Scaling down your position size when you lose - don't do it! I have modelled it extensively and you end up flatlining. The issue is, if you risk 2% of your capital - and you lose, you don't now want to consider your capital at 98%, because 2% of that will be around 1.9. Lets say you have win/lose ratio of one out of 3, and by winning we mean 2*risk. That is a breakeven ratio. But not if you have scaled down your position size. Your win never brings you back to square one. You have to back your strategy in this game. You have to know how much drawdown you can take before reaching hte dreaded point of no return, and you have to have the confidence that your system will not let you get there. If you don't have this - go back to the drawing board.
no - if you hit 50% you are stuffed, period. I don't know what the point of no return is, but 50% has to be well past it - at this point you have to figure that something is seriously wrong with your trading strategy. What i am saying is, if you have 100k, and you apply the 2% rule, and you lose, then you have 98k left. Don't now apply the 2% rule to the 98k, because if you lose again, you will have 96.xK left. Now if you win on try 3, (assume your target is 2*risk) then you will only recover 3.x%, not 4% - which puts you at less than starting, and you will now be in a vicious circle. Remember that your system is a function of risk vs reward as well as the ratio of wins to losses. If you downsize your position on losses, then you introduce a 3rd factor - the sequence of events. And the first two give us enough headaches to worry about
Been there, done that, clawed my way out of it. Learnt many leassons in the school fee days and am more strategic in choices. Still working on the emotional aspect but getting there and making better choices based on better experience and choosing better stocks and positions.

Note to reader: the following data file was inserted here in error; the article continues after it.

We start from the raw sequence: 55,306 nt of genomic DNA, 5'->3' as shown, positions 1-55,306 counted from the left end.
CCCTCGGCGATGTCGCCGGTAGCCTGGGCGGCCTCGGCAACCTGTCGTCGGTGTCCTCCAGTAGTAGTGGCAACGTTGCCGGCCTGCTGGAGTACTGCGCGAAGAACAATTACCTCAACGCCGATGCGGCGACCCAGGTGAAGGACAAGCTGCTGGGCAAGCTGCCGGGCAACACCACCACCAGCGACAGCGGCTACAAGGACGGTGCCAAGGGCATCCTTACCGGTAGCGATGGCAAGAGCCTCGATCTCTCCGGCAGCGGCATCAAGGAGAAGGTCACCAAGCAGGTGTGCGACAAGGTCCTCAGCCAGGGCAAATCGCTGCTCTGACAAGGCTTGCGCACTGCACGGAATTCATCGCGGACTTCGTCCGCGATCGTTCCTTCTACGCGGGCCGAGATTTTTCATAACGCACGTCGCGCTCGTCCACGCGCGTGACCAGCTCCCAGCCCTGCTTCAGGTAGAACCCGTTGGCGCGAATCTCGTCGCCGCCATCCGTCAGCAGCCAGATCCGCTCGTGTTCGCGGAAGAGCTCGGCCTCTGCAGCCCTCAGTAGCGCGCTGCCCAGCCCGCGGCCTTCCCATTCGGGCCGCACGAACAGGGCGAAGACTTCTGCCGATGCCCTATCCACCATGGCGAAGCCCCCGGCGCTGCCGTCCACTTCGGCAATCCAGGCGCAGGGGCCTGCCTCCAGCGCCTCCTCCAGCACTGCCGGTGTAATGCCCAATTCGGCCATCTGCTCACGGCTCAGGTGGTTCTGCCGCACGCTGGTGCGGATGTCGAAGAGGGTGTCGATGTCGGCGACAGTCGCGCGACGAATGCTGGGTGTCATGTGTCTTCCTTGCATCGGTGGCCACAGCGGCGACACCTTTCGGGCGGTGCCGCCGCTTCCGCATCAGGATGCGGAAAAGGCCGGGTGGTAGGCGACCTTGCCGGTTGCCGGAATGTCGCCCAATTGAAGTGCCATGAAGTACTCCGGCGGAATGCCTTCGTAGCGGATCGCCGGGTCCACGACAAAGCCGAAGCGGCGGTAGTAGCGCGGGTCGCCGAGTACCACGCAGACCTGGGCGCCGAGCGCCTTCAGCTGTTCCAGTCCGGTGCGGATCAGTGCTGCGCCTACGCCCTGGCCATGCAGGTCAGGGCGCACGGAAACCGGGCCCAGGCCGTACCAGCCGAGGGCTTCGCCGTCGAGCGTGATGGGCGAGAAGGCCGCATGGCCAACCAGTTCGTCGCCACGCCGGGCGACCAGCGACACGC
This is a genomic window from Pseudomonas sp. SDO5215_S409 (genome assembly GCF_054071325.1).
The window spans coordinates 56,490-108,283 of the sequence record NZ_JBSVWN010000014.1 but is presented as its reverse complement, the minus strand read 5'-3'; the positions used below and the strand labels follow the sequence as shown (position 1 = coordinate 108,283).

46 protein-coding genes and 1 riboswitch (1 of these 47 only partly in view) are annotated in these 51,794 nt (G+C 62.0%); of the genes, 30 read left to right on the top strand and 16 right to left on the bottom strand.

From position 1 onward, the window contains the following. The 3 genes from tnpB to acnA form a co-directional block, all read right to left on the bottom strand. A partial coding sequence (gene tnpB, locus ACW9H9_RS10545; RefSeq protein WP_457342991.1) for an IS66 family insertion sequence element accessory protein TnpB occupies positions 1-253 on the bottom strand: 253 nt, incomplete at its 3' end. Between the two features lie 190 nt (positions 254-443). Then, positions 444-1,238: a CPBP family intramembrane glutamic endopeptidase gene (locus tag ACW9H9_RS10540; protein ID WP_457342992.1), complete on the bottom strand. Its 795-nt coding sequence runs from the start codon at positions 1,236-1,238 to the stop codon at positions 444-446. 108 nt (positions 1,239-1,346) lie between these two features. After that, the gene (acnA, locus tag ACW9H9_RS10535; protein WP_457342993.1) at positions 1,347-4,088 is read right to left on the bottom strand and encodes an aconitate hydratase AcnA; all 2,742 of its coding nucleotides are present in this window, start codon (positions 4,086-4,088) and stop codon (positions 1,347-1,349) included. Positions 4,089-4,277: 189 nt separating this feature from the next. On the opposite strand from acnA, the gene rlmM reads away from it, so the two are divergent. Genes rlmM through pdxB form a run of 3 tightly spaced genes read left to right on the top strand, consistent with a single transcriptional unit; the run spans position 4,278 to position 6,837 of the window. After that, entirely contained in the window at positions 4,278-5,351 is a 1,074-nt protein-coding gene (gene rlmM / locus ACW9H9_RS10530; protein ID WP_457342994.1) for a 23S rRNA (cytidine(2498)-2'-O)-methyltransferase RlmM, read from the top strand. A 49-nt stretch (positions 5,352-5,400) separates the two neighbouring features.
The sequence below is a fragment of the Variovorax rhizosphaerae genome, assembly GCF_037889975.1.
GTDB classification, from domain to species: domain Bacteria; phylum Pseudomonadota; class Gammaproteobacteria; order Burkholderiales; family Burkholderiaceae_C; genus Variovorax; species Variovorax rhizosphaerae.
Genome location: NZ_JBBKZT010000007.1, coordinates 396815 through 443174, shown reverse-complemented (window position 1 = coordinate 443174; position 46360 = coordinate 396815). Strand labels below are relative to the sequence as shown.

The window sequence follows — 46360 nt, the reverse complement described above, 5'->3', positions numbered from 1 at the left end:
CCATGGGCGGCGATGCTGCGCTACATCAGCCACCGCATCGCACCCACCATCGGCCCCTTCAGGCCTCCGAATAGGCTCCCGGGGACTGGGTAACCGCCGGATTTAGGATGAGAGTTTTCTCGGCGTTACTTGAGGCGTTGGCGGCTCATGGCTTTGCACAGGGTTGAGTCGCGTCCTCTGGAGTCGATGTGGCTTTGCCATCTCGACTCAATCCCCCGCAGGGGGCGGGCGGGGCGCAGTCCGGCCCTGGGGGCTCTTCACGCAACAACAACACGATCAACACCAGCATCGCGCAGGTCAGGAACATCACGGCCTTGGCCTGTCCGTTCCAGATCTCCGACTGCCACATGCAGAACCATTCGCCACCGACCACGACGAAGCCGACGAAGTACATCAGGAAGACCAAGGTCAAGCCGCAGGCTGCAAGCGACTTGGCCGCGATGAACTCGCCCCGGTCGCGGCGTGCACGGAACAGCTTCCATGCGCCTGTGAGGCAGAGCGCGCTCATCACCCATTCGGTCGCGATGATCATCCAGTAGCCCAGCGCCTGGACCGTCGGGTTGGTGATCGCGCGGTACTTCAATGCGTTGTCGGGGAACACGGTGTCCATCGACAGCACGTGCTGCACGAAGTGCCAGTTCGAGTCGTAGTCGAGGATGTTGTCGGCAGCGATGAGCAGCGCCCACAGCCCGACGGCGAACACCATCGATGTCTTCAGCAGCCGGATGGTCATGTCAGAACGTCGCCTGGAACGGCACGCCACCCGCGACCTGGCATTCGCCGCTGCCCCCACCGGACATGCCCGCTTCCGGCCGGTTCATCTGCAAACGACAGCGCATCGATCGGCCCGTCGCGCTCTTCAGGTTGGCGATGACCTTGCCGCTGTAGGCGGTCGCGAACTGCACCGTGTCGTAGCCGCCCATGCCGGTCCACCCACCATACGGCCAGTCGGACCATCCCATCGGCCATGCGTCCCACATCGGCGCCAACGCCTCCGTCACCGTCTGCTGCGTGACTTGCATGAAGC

OK, but then your risk reward ratio must be like 500 to 1 or otherwise you will be betting on a sequence of events that will give you x number of positive trades. The first scenario is unlikely and the second re-iterates my point - if you downscale your position size, then you introduce the sequence of events as a criteria for success
Scaling capital has the following effect: let initial capital be "C" then a positive trade will give C*1.02 and a genative trade will give C*0.98 A sequence of trades ... C * 1.02^p * 0.98^n because multiplication is commutative. with p number of positive trades and n number of negative trades. And because multiplication is commutative the order with which the trades happen is not important. You make money as long as p > n. so any strategy that ensures p>n, will make money in the long run. You cannot run out of capital - I ignore small issues like trading costs. Not scaling will take C to zero with any sequence (any) that where n-p>50. OK, given that would be a pritty crappy strategy. PS: if you fix your growth expectation (say 15%) then that allows you to compute the p/(p+n) ratio - some say this is 0.6, that is 60% successfull trades.
Actually you need a p>n by 2.02% in order to break even, is that your point? So that if your strategy gives a win ration of less than 52% you are stuffed. OK. This is interesting since 52% is about the win-ratio of the bank in roulette. ;-)
So the tradeoff between your suggestion and the traditional approach is that in your approach you should avoid any sequence that has n-p>50 and in the traditional scaled capital approach you should avoid any strategy with p/(n+p)<0.52. makes sense now.